Life lessons from The Bachelor

As a general rule, I do not watch TV.  Raised by parents who refused to buy cable, my only options were the Spanish channel, the Chinese channel, and My Wife and Kids.  Needless to say, I did a lot of reading instead.  Unless I’m at a hotel where I can rot my brain with shows like Engaged and Underage, How Do I Look, and Jersey Shore (everyone has her guilty pleasure, okay?), I usually opt for a good novel, magazine, or blog instead.

My one weekly indulgence is The Bachelor.  Laugh all you want, but I am just one of many, many Americans who loves this program.  (According to Entertainment Weekly, 15 million viewers tuned in for the season finale of The Bachelor: On the Wings of Love starring Jake, a hunky pilot, in 2010.)  My mom, aunt and uncle, and my cousin all watch on Monday night when it airs, I watch it online on Tuesday—because yes, you guessed it, I don’t own a TV—and we all email back and forth incessantly about it for the rest of the week.  It’s weird, but so is my family.  (In a good way.) There is something oddly addicting about watching one lucky guy or gal get the chance to pick a fiancé from among 25 eligible contestants, all while going on extravagant international dates and engaging in heavy make-out sessions.  I’m totally hooked.

Despite the fact that this show is, at its core, completely inane, there are a few important life lessons to be gleaned from its shiny cast of singletons.  Here is what I have learned over my long tenure as a fan:

1) Everyone has gone through that one excruciating heartbreak.  If you’ve ever felt like you are the only one who has experienced the pain of a bad break-up, rest assured that you are not alone.  Almost every bachelorette competing for the affections of our illustrious bachelor, Ben Flajnik, a winemaker from Sonoma, has her own sob-worthy tale of woe.  Lindzi, for example, got dumped after two years via text message.  Her ex broke the news with the words: “Welcome to Dumpsville, babe.  Population: you.”  (Seriously, people actually do stuff like that?  Yeesh.)  She claims that for the month after the split she felt like the world was ending, but that “You have to experience real old-fashioned hardcore heartbreak to know what love is.”  It sounds cheesy, I know—and seriously, she was only depressed for a month?  That girl should consider herself lucky—but I have to admit that I think there’s some validity to what she’s saying.  I know that my own heartbreaks have felt awful at the time (and for a long time afterward), but have ultimately allowed me to figure out what I’m really looking for.  Pothead jocks?  No.  Beer pong champions?  Definitely not.  Guys who prioritize honesty?  Yes please.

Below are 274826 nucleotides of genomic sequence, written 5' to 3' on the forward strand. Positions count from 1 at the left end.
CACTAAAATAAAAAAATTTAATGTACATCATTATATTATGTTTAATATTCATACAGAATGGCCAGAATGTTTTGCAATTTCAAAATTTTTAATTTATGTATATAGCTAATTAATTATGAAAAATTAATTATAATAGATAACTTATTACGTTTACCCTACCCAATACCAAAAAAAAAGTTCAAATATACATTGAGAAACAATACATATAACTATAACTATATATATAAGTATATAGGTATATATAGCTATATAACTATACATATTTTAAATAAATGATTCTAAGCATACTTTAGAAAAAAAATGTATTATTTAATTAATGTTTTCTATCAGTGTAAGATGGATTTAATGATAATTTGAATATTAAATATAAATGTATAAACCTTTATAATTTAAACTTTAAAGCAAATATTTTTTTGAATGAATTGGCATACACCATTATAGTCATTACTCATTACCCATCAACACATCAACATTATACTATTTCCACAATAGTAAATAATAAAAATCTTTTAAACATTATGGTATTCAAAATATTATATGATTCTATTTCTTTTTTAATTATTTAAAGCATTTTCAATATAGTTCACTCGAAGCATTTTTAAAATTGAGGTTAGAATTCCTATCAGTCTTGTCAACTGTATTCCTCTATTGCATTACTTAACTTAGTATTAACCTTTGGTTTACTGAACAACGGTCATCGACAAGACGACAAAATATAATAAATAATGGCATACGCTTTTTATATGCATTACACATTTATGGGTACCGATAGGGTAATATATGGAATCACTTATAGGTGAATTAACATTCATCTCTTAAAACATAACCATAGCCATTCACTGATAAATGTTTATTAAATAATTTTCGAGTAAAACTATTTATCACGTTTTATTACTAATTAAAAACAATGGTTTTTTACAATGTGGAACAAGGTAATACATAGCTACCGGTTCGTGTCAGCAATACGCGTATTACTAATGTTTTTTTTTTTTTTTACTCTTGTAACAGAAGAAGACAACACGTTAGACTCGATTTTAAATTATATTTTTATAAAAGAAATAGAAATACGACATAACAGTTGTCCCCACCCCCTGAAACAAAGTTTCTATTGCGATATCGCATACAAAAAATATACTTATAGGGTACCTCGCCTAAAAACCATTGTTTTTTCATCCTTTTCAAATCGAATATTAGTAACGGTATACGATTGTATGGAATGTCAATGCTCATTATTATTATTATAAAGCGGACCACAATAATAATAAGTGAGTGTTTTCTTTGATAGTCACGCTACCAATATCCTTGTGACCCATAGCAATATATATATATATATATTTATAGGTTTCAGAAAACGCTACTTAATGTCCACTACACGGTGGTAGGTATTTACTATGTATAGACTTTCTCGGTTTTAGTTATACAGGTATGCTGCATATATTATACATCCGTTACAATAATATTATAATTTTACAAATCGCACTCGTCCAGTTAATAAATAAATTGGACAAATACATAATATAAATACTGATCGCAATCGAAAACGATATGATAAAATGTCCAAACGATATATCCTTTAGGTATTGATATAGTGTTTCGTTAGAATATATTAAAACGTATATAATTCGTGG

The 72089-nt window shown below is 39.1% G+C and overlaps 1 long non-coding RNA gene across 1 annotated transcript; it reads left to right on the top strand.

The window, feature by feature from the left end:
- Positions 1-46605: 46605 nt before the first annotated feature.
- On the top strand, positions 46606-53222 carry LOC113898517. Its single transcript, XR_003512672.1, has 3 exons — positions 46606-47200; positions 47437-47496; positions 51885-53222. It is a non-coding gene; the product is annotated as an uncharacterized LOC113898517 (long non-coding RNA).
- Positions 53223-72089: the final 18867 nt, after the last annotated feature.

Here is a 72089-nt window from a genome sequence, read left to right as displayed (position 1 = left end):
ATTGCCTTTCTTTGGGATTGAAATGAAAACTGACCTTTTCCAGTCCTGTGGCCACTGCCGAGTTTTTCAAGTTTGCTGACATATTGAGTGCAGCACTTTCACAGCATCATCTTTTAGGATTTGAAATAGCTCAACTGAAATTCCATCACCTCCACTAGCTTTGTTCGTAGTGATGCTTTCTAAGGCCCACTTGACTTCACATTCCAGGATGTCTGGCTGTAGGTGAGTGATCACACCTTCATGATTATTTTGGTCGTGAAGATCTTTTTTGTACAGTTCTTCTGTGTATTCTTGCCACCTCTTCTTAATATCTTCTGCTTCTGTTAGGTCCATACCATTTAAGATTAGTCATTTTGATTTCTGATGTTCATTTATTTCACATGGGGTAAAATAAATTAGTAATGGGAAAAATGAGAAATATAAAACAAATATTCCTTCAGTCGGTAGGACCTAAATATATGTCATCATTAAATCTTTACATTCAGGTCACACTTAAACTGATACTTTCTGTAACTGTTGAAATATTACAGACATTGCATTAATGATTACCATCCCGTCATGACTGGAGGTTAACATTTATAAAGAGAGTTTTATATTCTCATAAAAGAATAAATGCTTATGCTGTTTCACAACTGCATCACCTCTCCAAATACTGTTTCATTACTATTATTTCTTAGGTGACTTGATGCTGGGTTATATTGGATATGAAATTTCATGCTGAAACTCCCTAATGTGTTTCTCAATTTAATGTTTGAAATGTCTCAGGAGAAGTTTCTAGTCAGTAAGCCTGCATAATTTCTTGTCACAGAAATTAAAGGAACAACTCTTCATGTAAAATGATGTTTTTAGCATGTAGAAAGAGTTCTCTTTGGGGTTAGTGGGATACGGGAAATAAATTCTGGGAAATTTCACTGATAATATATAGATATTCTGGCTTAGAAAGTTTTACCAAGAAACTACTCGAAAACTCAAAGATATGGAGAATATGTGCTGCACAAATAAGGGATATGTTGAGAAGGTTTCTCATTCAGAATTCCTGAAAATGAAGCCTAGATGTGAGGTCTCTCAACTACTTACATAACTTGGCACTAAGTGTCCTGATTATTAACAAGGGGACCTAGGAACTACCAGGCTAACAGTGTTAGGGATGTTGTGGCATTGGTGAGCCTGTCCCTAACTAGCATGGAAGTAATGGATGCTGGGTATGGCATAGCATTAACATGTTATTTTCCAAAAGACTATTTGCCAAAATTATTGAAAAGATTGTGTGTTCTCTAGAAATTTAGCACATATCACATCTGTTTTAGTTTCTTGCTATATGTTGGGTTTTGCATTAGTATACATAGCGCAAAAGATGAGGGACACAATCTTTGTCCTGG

2) Everyone is afraid that they’ll never find “the one.”  After the rose ceremony when she was sent home Monica cried in the limo, wondering if love even exists—she’s starting to think it doesn’t because she still hasn’t found it.  Samantha tearfully wondered what was wrong with her—it hasn’t worked out with so many guys that there must be something.  It’s kind of pitiful to watch these ladies lose it when one dude—who is dating 25 other women, by the way—doesn’t like them, but I also understand where they’re coming from.  I’ve been in their shoes before (no, I haven’t been on a dating show; though come to think of it sometimes my life sort of feels like one), and boy is it unpleasant.  It hurts like hell.  And yet, there is something reassuring about knowing that other people feel this way too.  We all share the fear that we won’t meet the man of our dreams, that we’re doing something to repel him, that it will just never happen.  It would be hypocritical of me to write something about how it will all work out in the end, because I have the same anxieties.  But hey—if nothing else, misery loves company.

3) Wearing too much concealer makes your face look orange.  Seriously ladies, don’t do it.  In this arena, less is more.

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One thought on “Life lessons from The Bachelor

  1. K says:

    I’m sorry, Lindzi? That’s just made up.

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